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Monteverdi: Il ritorno d’Ulisse in patria

Rolando Villazón et al; dir. Mariame Clément (Paris, 2017) Erato (DVD)

Our rating 
3.0 out of 5 star rating 3.0

Monteverdi Il ritorno d’Ulisse in patria (DVD)
Rolando Villazón, Magdalena Kožená, Katherine Watson, Kresimir Spicer, Anne-Catherine Gillet, Isabelle Druet, Maarten Engeltjes, Callum Thorpe, Lothar Odinius, Jean Teitgen, Mathias Vidal, Emiliano Gonzalez Toro, Jörg Schneider, Elodie Méchain; Le Concert d’Astrée/Emmanuelle Haim; dir. Mariame Clément (Paris, 2017)
Erato 9029573812 197 mins

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In this 2017 production of Monteverdi’s Ulisse staged at the Théâtre des Champs-Elysées, the gods drink beer and play darts in the Olympus pub; Neptune’s a sea-dog, Minerva’s a bitch, and Jupiter’s a senior hippie. Back down on earth, the glutton Irus scoffs burgers while Telemachus sports sixties hair and denims. Melantho’s a sexy soubrette, Euriclea a frumpy Renaissance nurse. Nymphs become mardi-gras showgirls, the suitors posture in tuxedos, and the hedonistic Phaeacians don togas, play with beach balls and lark about on a cardboard cut-out boat. Confused? You will be, in Mariame Clément’s ‘pop vision’ of the opera which muddles historical periods and genres in an attempt to convey the works’s timeless universality. Despite some comic potential, the production often falls flat – perhaps because it ultimately lacks integrity.

Among the chaos, Magdalena Kožená retains her dignity, pouring heady ardour into the role of Penelope (though her vibrato occasionally fogs the words). Making his debut in the role of Ulysses, Rolando Villazón sounds ill at ease (though given the absurdity of his costume, it’s hardly surprising) – his approach more suited to bel canto than recitar cantando. There are, of course, moments of expressive beauty, but his upper register sounds tense and there’s an occasional rasp to the voice. More successful are the two tenors playing the smaller roles of Eumaeus and Telemachus: Kresimir Spicer shapes the former’s pastoral lines with supple phrasing and velvet tones, and Mathias Vidal is aptly fresh-voiced and agile as Ulysses’ son. Mention should also be made of Anne-Catherine Gillet who doubles as Cupid and Minerva, her silvery tones and bubbly stage presence lending sparkling character to both. Emmanuelle Haïm conducts with real vim, coaxing animated, sharply articulated playing from her period ensemble as well as moments of seductive interplay between voices and instruments.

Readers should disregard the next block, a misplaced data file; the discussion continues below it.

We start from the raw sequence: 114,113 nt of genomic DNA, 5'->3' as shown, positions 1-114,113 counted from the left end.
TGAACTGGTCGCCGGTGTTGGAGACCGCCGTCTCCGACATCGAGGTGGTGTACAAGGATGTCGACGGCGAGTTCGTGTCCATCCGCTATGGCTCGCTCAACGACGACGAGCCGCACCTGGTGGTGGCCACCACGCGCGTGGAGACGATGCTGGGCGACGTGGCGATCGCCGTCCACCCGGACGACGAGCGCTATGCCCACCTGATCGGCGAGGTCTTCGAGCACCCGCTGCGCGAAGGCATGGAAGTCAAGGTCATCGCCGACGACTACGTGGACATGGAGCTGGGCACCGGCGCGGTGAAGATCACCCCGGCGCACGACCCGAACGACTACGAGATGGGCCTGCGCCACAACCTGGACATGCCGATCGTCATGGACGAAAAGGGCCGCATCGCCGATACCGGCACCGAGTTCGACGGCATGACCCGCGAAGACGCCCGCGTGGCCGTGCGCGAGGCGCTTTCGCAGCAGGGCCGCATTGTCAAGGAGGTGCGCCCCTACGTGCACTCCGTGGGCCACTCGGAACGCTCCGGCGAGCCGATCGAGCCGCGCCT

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Kate Bolton‐Porciatti